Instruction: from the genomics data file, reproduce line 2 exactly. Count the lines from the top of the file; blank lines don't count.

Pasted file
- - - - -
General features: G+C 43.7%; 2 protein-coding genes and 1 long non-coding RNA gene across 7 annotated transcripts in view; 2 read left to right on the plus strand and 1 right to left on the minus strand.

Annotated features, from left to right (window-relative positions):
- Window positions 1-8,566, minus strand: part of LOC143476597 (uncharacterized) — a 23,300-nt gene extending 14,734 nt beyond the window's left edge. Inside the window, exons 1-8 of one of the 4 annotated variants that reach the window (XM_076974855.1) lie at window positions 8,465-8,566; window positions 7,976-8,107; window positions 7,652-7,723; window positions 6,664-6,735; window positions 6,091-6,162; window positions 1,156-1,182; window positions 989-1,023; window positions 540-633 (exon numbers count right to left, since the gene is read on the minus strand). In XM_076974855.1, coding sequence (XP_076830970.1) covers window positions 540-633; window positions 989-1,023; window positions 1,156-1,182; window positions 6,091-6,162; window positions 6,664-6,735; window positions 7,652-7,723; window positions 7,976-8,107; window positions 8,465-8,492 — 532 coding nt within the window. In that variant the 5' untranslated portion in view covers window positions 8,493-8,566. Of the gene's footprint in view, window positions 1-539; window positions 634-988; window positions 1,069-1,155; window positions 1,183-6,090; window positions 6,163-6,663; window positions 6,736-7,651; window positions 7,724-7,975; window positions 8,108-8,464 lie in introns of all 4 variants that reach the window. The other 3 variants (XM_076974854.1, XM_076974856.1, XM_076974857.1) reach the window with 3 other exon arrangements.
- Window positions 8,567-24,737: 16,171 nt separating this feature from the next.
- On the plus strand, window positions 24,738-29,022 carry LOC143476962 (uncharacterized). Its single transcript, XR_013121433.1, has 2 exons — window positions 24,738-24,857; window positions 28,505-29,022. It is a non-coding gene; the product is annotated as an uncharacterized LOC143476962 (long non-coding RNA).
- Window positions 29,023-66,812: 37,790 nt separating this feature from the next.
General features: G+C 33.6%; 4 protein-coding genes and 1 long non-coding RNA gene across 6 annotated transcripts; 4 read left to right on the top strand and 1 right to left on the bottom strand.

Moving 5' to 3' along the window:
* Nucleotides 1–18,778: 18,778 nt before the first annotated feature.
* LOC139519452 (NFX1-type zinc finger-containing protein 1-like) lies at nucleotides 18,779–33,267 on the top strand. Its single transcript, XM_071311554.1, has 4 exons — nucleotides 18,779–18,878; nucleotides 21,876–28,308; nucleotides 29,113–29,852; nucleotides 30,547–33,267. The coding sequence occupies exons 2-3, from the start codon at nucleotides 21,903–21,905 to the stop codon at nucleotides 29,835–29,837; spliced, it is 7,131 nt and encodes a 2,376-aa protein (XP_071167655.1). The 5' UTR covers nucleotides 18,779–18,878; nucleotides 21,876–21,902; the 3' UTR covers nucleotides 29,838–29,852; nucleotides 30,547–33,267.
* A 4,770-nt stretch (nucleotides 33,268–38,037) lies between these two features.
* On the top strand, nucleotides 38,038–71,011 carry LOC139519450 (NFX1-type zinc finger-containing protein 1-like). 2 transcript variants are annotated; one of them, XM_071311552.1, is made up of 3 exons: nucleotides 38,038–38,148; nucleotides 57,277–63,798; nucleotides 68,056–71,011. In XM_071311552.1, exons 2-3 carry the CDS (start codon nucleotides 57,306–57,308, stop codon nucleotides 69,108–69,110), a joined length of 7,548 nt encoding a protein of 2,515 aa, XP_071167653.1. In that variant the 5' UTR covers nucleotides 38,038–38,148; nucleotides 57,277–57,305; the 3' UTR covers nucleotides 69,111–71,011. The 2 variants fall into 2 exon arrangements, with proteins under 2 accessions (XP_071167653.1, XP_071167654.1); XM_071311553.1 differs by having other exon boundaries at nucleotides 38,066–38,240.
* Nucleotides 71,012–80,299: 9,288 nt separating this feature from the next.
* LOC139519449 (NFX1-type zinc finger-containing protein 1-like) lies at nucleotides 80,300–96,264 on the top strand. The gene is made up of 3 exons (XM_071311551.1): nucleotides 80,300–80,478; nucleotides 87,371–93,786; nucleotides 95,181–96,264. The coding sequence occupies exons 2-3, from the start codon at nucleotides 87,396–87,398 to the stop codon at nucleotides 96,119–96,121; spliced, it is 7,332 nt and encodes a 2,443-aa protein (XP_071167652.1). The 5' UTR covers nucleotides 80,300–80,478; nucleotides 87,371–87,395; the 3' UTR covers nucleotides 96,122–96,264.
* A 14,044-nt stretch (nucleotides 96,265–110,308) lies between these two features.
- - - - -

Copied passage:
Annotated features, from left to right (window-relative positions):